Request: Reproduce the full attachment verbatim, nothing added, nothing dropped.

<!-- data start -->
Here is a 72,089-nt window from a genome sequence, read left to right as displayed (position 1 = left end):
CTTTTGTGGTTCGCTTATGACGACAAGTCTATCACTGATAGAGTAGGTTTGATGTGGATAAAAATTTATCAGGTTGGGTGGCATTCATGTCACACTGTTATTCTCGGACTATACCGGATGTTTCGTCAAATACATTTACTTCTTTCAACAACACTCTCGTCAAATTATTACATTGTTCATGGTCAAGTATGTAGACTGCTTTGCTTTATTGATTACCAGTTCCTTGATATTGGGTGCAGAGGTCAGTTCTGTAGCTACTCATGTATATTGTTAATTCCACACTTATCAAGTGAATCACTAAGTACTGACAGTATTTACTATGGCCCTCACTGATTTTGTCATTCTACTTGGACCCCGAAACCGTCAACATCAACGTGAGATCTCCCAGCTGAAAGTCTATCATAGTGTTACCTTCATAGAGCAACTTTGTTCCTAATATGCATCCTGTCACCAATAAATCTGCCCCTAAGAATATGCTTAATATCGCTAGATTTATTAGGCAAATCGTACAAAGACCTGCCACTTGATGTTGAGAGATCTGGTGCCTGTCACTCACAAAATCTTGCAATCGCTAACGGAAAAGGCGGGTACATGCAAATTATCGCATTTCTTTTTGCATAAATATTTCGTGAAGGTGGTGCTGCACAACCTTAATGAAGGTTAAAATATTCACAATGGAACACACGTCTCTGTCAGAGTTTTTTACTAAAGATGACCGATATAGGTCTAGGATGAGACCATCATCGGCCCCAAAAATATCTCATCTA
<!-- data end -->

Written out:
Here is a 72,089-nt window from a genome sequence, read left to right as displayed (position 1 = left end):
CTTTTGTGGTTCGCTTATGACGACAAGTCTATCACTGATAGAGTAGGTTTGATGTGGATAAAAATTTATCAGGTTGGGTGGCATTCATGTCACACTGTTATTCTCGGACTATACCGGATGTTTCGTCAAATACATTTACTTCTTTCAACAACACTCTCGTCAAATTATTACATTGTTCATGGTCAAGTATGTAGACTGCTTTGCTTTATTGATTACCAGTTCCTTGATATTGGGTGCAGAGGTCAGTTCTGTAGCTACTCATGTATATTGTTAATTCCACACTTATCAAGTGAATCACTAAGTACTGACAGTATTTACTATGGCCCTCACTGATTTTGTCATTCTACTTGGACCCCGAAACCGTCAACATCAACGTGAGATCTCCCAGCTGAAAGTCTATCATAGTGTTACCTTCATAGAGCAACTTTGTTCCTAATATGCATCCTGTCACCAATAAATCTGCCCCTAAGAATATGCTTAATATCGCTAGATTTATTAGGCAAATCGTACAAAGACCTGCCACTTGATGTTGAGAGATCTGGTGCCTGTCACTCACAAAATCTTGCAATCGCTAACGGAAAAGGCGGGTACATGCAAATTATCGCATTTCTTTTTGCATAAATATTTCGTGAAGGTGGTGCTGCACAACCTTAATGAAGGTTAAAATATTCACAATGGAACACACGTCTCTGTCAGAGTTTTTTACTAAAGATGACCGATATAGGTCTAGGATGAGACCATCATCGGCCCCAAAAATATCTCATCTA